Hawaii Democrat Colleen Hanabusa hasn’t been back in Congress for long — and now she’s planning to leave to once again to run for higher office.
The congresswoman on Friday announced her plans to launch a primary challenge to incumbent Democratic Gov. Dave Ige. Her decision to not run for re-election in the 1st District will open up a safe Democratic seat that Hillary Clinton carried by more than 30 points last fall.
“Throughout my career, I have fortunately gained the skill set and the experience to address the issues facing us,” Hanabusa said in a statement, according to the Honolulu Star-Advertiser.
“Hawaii is the best place to be in our great country. I believe we need experienced leadership to continue the Hawaii that I care so deeply about and love,” she added.
Hanabusa won a landslide victory in a seven-way Democratic primary for the 1st District last summer. In November, she easily won a special election to fill out the term of the late Rep. Mark Takai and a simultaneous general election for a full term, reclaiming the seat she’d held from 2011 to 2015.
It was a bid for Senate that caused Hanabusa to give up that House seat the first time.
Longtime Sen. Daniel K. Inouye, on his deathbed in December 2012, handpicked her as his chosen successor. But then-Gov. Neil Abercrombie saw things differently. He picked his lieutenant governor, Brian Schatz, to fill Inouye’s seat until a special election in 2014. Schatz defeated Hanabusa by less than a point in the Democratic primary that year and remains Hawaii’s senior senator.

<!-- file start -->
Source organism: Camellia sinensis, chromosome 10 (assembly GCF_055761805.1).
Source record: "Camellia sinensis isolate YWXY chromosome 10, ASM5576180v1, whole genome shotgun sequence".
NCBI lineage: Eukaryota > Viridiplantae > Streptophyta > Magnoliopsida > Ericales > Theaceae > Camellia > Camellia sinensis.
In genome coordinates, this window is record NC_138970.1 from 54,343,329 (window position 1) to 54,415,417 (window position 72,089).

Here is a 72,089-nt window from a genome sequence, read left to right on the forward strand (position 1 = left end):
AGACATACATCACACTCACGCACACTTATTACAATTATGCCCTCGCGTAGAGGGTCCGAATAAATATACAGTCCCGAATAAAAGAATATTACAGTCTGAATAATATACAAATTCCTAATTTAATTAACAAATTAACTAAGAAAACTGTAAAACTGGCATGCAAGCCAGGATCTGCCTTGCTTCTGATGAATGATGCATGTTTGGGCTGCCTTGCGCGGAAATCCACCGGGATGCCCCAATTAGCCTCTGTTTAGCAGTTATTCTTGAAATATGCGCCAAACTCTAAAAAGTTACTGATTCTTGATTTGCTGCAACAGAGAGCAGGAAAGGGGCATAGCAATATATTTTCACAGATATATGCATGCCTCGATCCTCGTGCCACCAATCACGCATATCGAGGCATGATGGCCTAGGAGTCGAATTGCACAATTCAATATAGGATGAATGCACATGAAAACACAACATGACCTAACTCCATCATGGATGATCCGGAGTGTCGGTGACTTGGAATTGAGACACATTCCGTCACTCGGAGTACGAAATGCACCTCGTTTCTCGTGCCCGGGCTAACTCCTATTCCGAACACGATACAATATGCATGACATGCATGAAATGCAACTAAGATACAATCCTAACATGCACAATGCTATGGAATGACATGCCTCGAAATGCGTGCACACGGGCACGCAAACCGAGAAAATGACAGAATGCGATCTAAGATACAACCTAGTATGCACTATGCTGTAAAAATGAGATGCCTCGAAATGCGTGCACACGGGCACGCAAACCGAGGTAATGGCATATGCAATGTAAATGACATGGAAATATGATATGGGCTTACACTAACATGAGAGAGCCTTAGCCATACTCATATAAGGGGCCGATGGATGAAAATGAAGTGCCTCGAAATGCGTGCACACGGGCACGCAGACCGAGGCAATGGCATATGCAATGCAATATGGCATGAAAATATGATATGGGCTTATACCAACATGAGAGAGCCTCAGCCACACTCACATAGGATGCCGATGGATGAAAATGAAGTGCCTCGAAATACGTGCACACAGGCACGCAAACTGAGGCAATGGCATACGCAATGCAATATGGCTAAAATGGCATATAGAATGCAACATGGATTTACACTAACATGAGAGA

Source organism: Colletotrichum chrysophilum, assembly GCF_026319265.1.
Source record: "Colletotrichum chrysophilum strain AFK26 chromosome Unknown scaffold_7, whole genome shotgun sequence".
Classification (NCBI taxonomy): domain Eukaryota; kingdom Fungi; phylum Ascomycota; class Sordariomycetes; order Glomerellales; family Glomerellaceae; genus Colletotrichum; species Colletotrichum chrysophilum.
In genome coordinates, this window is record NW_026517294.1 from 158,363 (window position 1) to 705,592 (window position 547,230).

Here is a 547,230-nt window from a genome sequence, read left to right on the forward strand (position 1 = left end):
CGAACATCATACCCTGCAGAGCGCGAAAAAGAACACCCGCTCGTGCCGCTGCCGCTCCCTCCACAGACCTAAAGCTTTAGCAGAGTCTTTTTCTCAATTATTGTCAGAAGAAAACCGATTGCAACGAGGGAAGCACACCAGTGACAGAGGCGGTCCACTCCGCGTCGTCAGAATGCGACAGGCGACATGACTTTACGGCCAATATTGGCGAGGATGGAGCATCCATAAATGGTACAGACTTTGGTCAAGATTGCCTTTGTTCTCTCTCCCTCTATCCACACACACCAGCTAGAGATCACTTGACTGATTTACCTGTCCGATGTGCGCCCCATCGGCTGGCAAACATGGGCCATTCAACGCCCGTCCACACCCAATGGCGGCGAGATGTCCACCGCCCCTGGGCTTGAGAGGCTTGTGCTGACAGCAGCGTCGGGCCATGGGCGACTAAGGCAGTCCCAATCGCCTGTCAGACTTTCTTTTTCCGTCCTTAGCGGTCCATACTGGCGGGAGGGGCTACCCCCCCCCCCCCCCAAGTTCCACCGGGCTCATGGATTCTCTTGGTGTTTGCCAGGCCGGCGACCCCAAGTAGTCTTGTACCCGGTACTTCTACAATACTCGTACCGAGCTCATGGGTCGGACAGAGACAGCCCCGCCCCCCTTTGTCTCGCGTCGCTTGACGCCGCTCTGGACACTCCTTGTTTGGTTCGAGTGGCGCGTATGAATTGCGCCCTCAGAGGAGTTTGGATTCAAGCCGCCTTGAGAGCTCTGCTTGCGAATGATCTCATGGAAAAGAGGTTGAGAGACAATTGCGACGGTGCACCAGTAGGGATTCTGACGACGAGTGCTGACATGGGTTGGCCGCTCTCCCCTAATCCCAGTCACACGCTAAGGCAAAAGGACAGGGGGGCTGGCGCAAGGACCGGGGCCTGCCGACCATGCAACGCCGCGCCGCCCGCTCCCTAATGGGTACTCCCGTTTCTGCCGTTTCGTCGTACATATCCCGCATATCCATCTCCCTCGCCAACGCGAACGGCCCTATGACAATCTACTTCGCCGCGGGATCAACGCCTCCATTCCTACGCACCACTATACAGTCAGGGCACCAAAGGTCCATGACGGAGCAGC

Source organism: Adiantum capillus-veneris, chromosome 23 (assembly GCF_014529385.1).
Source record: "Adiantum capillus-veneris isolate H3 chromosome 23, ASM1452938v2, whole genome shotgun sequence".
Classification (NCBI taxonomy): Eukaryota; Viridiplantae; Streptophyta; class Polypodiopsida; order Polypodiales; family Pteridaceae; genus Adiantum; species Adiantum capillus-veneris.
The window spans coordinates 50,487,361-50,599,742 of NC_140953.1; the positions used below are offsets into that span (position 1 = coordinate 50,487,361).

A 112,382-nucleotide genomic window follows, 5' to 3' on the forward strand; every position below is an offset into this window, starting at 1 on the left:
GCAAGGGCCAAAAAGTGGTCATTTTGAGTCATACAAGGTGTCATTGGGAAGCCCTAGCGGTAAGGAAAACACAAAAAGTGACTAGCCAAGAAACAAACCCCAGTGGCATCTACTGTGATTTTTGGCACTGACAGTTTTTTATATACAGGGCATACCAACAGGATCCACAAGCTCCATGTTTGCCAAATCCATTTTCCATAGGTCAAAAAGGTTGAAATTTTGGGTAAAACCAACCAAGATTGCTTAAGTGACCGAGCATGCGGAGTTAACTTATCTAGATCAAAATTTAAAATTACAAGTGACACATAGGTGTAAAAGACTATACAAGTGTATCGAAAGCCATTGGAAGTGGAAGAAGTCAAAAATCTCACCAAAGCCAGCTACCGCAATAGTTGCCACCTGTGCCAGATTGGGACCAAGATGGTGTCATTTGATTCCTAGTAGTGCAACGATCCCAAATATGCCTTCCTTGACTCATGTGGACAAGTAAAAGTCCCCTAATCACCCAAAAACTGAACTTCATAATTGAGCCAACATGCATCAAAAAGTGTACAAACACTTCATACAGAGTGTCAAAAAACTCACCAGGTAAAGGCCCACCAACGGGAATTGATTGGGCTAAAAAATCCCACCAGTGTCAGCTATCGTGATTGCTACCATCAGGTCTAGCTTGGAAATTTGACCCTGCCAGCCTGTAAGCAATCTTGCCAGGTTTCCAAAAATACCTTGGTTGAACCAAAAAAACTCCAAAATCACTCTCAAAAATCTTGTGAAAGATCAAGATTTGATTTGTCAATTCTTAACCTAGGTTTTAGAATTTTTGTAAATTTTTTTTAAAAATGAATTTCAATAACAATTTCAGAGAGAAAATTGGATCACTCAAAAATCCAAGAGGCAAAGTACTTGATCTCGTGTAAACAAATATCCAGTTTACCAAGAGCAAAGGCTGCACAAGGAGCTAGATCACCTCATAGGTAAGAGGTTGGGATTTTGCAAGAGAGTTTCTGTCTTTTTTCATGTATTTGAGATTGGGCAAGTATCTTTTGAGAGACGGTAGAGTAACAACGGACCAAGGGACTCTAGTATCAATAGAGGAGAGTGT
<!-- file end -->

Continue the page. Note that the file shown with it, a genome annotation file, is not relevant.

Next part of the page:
Takai succeeded Hanabusa in the House. As he was dying from pancreatic cancer last year, he asked his predecessor to run for her old House seat. Between the end of her first stint in Congress and her return last fall, Hanabusa, a labor lawyer, represented the Hawaii State Teacher’s Association and served on the board of the Honolulu Authority for Rapid Transportation.
It took Hanabusa four tries to get to Congress. She previously ran in Democratic special election primaries for the 2nd District in 2003 and 2006, losing both contests. She lost to Republican Charles K. Djou in a 2010 special election to replace Abercrombie when he vacated the 1st District seat, but she then unseated Djou in the regular election that year with 53 percent of the vote.
She’ll now have a competitive primary against Ige, who defeated Abercrombie in a 2014 Democratic primary.